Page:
Ignorance & Double-Standards For the Win — Not!
Ignorance & Double-Standards For the Win — Not!
Once again, ignorance and the desire to be politically correct have combined to cause more harm than good and the student body at Ithaca High School are the losers.
In this case, the high school canceled plans to put on a production of The Hunchback of Notre-Dame after an African-American student quit the production. The reason? A white student had been chosen to play the role of Esmerelda. “It shows you that theater wasn’t made for you . . . And it shows you that, if you can’t get the parts that are written for you, what parts are you going to get?” Except, if you look at Esmerelda as written by Victor Hugo, she wasn’t exactly what this student believes.
Student activists admitted the young woman cast in the role was “a stellar actor, singer, and dancer.” They even said any production would be lucky to have her as part of the cast. But that doesn’t matter. All that did was the color of her skin. According to these so-called activists, she shouldn’t be cast as Esmerelda because she was the “epitome of whiteness.” It is also important to know these so-called activists numbered five students. Yes, you read that right – five. Three of them had been cast in the production. They had collected 22 signatures on a letter protesting the casting and that, in turn, got members of the community involved. In other words, a very small minority of students managed to derail something the vast majority of their peers had no problem with. In fact, they had no issue with the student cast except for their own misconception about the character.
Thanks to Hollywood, and especially Disney, the current generation of high schoolers operate under a misconception about Esmerelda. They see a “gypsy,” a person of color, not someone who is the “epitome of whiteness.” As one parent said, when she learned the school planned to put on the musical, she was “thrilled that a musical with a leading role of a female of color would be performed on the school’s stage.”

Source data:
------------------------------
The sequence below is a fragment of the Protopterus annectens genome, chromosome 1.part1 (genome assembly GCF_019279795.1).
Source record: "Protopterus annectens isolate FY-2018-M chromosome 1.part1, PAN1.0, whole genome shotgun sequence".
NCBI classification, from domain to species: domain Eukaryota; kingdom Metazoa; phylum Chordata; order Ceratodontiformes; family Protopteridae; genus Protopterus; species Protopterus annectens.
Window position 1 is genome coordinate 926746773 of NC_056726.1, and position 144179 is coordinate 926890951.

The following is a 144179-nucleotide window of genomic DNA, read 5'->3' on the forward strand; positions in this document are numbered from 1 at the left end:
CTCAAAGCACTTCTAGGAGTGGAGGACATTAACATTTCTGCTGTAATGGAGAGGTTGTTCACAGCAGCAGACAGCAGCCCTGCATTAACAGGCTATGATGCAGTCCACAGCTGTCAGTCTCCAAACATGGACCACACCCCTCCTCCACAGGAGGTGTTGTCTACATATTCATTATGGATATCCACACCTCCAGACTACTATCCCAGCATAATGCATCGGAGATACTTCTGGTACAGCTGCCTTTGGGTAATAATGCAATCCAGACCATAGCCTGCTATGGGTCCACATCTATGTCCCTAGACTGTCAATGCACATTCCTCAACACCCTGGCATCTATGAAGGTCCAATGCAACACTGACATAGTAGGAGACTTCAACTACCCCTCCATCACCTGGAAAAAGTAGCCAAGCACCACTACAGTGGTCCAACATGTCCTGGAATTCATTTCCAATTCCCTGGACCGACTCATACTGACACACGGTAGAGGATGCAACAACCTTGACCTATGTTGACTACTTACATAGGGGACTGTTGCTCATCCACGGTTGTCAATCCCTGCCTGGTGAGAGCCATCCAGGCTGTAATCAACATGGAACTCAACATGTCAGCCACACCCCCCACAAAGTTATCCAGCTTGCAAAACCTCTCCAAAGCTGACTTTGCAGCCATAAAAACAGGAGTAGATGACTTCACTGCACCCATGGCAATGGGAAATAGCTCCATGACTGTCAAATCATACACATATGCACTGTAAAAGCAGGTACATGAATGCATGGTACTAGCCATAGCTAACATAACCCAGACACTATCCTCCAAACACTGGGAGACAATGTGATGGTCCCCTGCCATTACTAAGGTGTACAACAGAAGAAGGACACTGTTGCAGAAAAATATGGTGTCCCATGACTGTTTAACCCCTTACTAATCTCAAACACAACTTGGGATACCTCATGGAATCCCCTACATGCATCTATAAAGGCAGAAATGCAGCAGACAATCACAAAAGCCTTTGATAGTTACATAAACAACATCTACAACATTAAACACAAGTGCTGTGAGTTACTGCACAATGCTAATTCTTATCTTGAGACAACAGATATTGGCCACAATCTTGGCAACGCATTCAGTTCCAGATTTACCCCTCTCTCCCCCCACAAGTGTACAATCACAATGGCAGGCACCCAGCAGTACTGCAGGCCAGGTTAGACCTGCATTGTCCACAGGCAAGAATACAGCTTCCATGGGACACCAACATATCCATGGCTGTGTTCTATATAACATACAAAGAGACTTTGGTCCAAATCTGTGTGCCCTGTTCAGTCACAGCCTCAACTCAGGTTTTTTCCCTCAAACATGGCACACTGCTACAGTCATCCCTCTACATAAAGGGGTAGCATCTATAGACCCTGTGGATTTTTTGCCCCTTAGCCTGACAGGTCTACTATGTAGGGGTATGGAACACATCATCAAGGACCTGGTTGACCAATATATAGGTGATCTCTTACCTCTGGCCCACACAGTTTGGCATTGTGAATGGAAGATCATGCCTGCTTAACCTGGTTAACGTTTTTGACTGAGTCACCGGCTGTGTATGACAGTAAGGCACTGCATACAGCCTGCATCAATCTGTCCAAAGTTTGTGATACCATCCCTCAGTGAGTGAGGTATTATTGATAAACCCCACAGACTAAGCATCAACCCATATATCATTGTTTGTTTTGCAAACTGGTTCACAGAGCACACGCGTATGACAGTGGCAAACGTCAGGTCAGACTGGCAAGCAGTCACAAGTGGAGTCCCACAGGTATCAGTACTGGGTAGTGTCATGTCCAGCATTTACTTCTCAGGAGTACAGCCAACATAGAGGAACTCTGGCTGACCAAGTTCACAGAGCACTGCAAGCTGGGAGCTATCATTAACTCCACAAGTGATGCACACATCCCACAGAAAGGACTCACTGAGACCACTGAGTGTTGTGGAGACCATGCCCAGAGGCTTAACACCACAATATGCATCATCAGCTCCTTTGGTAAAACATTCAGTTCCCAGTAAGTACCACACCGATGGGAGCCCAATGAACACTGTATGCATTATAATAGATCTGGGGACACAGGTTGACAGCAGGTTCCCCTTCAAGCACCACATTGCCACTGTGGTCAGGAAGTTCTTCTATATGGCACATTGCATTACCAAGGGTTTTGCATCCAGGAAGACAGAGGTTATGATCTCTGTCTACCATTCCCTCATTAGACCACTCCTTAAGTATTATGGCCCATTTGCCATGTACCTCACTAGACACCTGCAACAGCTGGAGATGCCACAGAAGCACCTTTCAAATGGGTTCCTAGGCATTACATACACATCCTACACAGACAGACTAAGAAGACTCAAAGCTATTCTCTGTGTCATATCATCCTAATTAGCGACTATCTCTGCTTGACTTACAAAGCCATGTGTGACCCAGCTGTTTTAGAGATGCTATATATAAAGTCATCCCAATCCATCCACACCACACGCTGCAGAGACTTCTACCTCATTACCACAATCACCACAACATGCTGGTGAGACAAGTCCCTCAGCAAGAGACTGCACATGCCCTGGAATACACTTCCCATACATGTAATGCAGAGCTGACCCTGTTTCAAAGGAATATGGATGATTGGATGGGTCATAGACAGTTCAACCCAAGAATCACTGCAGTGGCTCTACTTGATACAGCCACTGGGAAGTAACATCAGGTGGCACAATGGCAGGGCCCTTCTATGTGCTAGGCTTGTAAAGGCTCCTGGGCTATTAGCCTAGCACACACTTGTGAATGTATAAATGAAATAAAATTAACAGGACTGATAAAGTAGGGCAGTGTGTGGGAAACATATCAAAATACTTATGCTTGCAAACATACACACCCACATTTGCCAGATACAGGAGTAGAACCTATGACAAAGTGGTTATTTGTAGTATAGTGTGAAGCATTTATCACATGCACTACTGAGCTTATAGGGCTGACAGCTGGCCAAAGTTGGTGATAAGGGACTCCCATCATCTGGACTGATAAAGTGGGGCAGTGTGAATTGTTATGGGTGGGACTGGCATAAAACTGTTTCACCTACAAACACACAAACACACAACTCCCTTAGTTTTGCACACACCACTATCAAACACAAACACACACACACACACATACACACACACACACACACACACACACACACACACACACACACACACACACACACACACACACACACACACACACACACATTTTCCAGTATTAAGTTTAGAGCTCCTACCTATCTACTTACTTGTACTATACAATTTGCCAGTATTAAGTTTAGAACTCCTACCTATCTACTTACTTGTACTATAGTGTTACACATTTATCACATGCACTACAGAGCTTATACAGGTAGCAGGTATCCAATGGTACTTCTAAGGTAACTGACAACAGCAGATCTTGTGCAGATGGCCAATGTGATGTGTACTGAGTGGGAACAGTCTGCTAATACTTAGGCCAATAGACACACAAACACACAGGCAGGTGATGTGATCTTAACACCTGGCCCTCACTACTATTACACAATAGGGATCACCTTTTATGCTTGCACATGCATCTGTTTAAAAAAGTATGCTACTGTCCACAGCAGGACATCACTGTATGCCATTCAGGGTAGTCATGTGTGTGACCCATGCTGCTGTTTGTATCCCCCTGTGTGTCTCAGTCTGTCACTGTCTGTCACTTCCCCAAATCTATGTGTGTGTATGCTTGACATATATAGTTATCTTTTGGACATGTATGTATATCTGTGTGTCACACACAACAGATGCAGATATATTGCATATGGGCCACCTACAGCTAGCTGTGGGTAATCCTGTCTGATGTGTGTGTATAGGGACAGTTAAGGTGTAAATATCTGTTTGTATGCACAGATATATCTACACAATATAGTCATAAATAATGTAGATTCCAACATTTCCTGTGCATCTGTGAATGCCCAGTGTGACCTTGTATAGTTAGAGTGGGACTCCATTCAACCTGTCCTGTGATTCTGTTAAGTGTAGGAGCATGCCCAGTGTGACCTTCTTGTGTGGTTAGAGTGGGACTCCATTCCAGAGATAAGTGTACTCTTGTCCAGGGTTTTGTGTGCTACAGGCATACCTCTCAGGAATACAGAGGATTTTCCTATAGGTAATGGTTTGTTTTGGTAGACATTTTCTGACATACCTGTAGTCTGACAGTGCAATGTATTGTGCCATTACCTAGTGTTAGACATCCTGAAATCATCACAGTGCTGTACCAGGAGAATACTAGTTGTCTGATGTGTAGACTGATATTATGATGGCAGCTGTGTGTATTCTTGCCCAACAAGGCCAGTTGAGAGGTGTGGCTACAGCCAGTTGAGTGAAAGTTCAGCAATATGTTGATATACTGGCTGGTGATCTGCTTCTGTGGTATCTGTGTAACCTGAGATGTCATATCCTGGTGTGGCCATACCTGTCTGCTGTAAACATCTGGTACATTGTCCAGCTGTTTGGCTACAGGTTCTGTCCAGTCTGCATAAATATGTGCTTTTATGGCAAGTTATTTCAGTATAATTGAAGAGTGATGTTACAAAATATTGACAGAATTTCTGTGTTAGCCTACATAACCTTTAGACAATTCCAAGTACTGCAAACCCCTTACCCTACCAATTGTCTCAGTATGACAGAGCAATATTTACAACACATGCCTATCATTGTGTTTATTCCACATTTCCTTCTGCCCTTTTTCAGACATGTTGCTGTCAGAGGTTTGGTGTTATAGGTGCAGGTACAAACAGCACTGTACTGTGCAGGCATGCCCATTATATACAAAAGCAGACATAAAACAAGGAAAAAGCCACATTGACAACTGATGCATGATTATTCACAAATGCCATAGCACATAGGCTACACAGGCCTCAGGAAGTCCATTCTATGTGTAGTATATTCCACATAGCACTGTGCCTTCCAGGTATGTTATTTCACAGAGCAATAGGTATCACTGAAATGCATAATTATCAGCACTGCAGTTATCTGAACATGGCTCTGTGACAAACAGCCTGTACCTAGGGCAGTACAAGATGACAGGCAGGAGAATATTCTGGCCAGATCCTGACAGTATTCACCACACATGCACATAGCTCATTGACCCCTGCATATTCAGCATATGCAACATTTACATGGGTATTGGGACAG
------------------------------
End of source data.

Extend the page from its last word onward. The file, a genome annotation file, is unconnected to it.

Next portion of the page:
And that is the problem. This parent, not to mention the students protesting the production, based their objections on source material that was not true to the original. In Victor Hugo’s novel, Esmerelda is presented as a Romani gypsy throughout most of the book. However, at the end, it is revealed that her mother was a Frenchwoman and Esmerelda had been kidnapped by the gypsies as a baby the deformed Quasimodo was left in her place. The background of her father is never revealed. That revelation, however, is not part of the Disney cartoon Instead, Esmerelda is “the most divergent character in the Disney version from the book in both looks and personality” and that helped lead to the situation Ithaca High School found itself in.
Ignorance of the source material and a lack of backbone by school administrators perpetuates the misconception about the original source material. It also does a grave disservice to all the students at the high school. It teaches talent and ability don’t matter if someone objects because you are the “epitome of whiteness,” even if the person protesting is wrong in their protest. Worse, and again with thanks to Hollywood and now Broadway, it teaches a double-standard that will eventually come back to haunt those students.
One of the most well-received musicals in years to grace Broadway has been Hamilton. The casting of persons of color in the roles of our founding fathers has been applauded as close to revolutionary and visionary. It also reinforces the double-standard that it is all right to cast persons of color in roles, especially historical roles, of people who were white, but you don’t dare cast a white in a role that calls for a person of color. At a time when the media continues to call out Hollywood for “whitewashing” when it comes to casting, this trend of going in the opposite direction seems a bit hypocritical.
What will happen when schools start putting on their own productions of Hamilton? Will they get in trouble for not casting a Hispanic as Hamilton or an African-American as Burr because that is how they were cast in the “original” musical?
Don’t get me wrong. I want two things when I go to a movie or play. I want the best performance possible. That means the most talented actors must be cast. I also want authenticity. But that doesn’t mean I can’t look beyond the color of a person’s skin if they can handle the role. What I don’t want is someone being cast simply because of the color of their skin.
That’s especially true when false assumptions are being made about a character based on an inaccurate portrayal of that character in a cartoon made by a company represented as a mouse.